Did the government really just buy our votes with our money?

This week, the federal government in its pre-election budget did something they always do; produce smoke and mirrors and buy your votes with your own money. The question is, why do Canadians fall for this strategy every single time? The Wynne government did it with rent control and now the federal liberals are at it again.


Let’s start off with what changes the government announced

  1. The CMHC will give first-time home buyers who make $120,000 annually or less a no interest loan of 5% to go towards their down payment. The buyer must be able to match it with 5%. The buyer will pay back the loan when they sell the house proportionally to the new market value of the house. CMHC will give you 10% if you purchase a pre-construction condo.
  2. With the CMHC 5% assistance program, you can only have a mortgage that represents 4-times your income.
  3. The government has increased the RRSP withdrawal amount from $25,000 to $35,000. This is for first time home buyers but can also be used by those who are divorced or separated from a common-law spouse.

All of this money must be repaid at some point. When you take out a loan from your RRSP, you must pay it back in equal installments over the next 15 years. So now, the government has given a first-time buyer an increased bill hanging over their heads for the next 15 years. These first-time home buyers will already have their new mortgage payments, property taxes, maintenance fees (if it’s a condo) and utilities. So, allowing them to get further in debt doesn’t seem very helpful to me.

What the government should have done was to increase the amortization of a mortgage from 25 years to 30 or 35 years.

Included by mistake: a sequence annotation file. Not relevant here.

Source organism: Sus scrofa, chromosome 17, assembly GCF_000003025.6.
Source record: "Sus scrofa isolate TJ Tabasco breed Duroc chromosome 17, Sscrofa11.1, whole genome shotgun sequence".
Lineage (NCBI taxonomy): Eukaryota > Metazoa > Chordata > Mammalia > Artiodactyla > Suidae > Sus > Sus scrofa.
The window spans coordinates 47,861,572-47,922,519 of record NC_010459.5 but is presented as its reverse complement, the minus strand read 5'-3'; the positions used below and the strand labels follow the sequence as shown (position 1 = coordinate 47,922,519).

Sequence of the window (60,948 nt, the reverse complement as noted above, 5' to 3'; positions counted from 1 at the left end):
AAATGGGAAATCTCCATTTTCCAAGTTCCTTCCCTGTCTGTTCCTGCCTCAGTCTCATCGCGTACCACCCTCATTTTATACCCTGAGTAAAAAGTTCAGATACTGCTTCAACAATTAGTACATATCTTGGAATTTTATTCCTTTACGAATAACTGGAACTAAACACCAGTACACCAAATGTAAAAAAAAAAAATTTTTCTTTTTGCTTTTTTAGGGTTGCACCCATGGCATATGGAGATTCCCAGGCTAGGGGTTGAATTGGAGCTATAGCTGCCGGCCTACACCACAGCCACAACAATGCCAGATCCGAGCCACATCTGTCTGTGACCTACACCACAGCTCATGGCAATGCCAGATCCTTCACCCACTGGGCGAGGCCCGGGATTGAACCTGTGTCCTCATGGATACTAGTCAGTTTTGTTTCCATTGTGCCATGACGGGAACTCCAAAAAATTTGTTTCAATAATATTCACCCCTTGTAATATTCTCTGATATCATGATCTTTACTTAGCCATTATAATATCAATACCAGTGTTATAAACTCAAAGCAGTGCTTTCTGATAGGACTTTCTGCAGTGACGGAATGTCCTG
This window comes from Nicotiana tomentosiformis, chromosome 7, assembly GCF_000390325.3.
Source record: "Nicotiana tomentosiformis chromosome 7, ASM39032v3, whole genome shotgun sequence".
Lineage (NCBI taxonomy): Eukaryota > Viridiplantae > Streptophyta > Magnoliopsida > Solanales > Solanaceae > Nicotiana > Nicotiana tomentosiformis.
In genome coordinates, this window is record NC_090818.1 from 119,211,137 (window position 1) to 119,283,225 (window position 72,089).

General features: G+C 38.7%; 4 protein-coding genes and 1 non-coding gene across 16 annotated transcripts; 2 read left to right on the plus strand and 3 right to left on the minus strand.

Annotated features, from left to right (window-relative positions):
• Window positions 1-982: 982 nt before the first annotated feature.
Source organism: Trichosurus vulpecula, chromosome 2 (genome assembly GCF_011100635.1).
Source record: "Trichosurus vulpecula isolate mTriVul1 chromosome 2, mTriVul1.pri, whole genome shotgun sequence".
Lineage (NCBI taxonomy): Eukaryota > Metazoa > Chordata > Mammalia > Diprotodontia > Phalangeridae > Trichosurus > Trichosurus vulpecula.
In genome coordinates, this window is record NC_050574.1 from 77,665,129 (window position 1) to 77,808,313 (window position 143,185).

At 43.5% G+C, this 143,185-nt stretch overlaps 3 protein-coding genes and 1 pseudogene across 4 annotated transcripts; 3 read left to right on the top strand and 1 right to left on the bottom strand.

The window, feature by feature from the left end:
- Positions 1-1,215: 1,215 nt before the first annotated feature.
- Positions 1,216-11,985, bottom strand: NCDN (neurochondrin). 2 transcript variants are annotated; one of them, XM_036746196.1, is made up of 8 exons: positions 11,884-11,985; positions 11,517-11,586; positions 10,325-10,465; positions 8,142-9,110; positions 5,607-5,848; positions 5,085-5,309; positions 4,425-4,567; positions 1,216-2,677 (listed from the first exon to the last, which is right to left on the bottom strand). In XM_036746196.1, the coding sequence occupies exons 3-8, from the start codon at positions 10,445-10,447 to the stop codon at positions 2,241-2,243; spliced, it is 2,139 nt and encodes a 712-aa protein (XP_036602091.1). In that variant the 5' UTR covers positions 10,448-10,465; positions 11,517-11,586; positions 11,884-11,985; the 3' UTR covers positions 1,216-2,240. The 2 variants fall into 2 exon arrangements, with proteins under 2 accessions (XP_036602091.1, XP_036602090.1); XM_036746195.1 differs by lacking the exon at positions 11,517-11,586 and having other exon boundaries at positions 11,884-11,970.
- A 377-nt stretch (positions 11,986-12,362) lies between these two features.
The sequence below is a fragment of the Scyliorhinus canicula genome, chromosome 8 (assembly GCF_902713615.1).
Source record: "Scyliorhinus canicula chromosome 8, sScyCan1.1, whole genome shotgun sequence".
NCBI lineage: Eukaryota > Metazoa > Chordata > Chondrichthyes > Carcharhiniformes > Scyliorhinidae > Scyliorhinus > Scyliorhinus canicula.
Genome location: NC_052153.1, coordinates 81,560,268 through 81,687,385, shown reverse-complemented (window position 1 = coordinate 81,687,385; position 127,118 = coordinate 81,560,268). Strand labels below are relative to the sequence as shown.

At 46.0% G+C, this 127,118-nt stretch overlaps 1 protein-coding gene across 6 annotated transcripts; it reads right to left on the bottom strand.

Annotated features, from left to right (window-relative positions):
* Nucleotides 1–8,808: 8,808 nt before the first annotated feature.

This would have allowed home buyers to decrease their monthly costs. Yes, they would pay more interest in the long run but it’s still worth it. The new plan with the CMHC means that Canadian tax payers are picking up the tab. We have a deficit and the Liberal government has committed Canadians to adding to that deficit. Extending the amortization would lower the expenses of homeowners and not come out of the pockets of the Canadian taxpayer.

Then, of course, there is the stress test. The government could have reduced the Stress Test given that we are most likely going into a recessionary period where rates will most likely decrease or remain flat. The government created the stress test where prospective home owners would have to qualify for a mortgage at a higher rate when rates were on their way up. This was to make sure that homeowners would still be able to afford their house in a market where rates are rising.

The economic future has now changed, as it often happens in cyclical markets. Interest rates will most likely be coming down or remaining flat. Thanks to Bill Morneau, we are “stressing” home buyers out unnecessarily.

With the CMHC matching program, you could have a max mortgage of $480,000 (4 X $120,000, assuming you make $120,000). A mortgage in Toronto or Vancouver of only $480,000? Again, that’s assuming that your household income is $120,000. What if it’s $100,000 or less? Your max mortgage amount would be $400,000 or less. You really won’t be purchasing a condo or a house in the Greater Toronto Area for that amount either.

Buyers can now purchase a home worth 15% less than if they
didn’t use the program and give CMHC a portion of their profits when they sell.
I’m not sure how well that will sit with buyers who have to give up some of
their profits.

It brings CMHC into the role of a mortgage lender and highly
exposed to the housing market.

Reducing the Stress Test would have helped more buyers get into all of the markets across Canada, including Toronto and Vancouver. The government created the Stress Test to slow down the markets in Toronto and Vancouver, but resulted in slowing down the real estate market across Canada in all areas. The current matching program may help buyers in much smaller markets but does very little for those in Toronto and Vancouver. The government really needs to go back to the drawing board on this one and figure out how they can create change for all home buyers in all markets without inadvertently affecting certain towns and cities.

Other food for thought?

Does this put more buyers in the market who could presumably drive real estate prices up higher? Maybe the government needs to stay out of the market’s way and start to unwind some of its regulations like the stress test and the 25-year amortization time for mortgages to truly help people.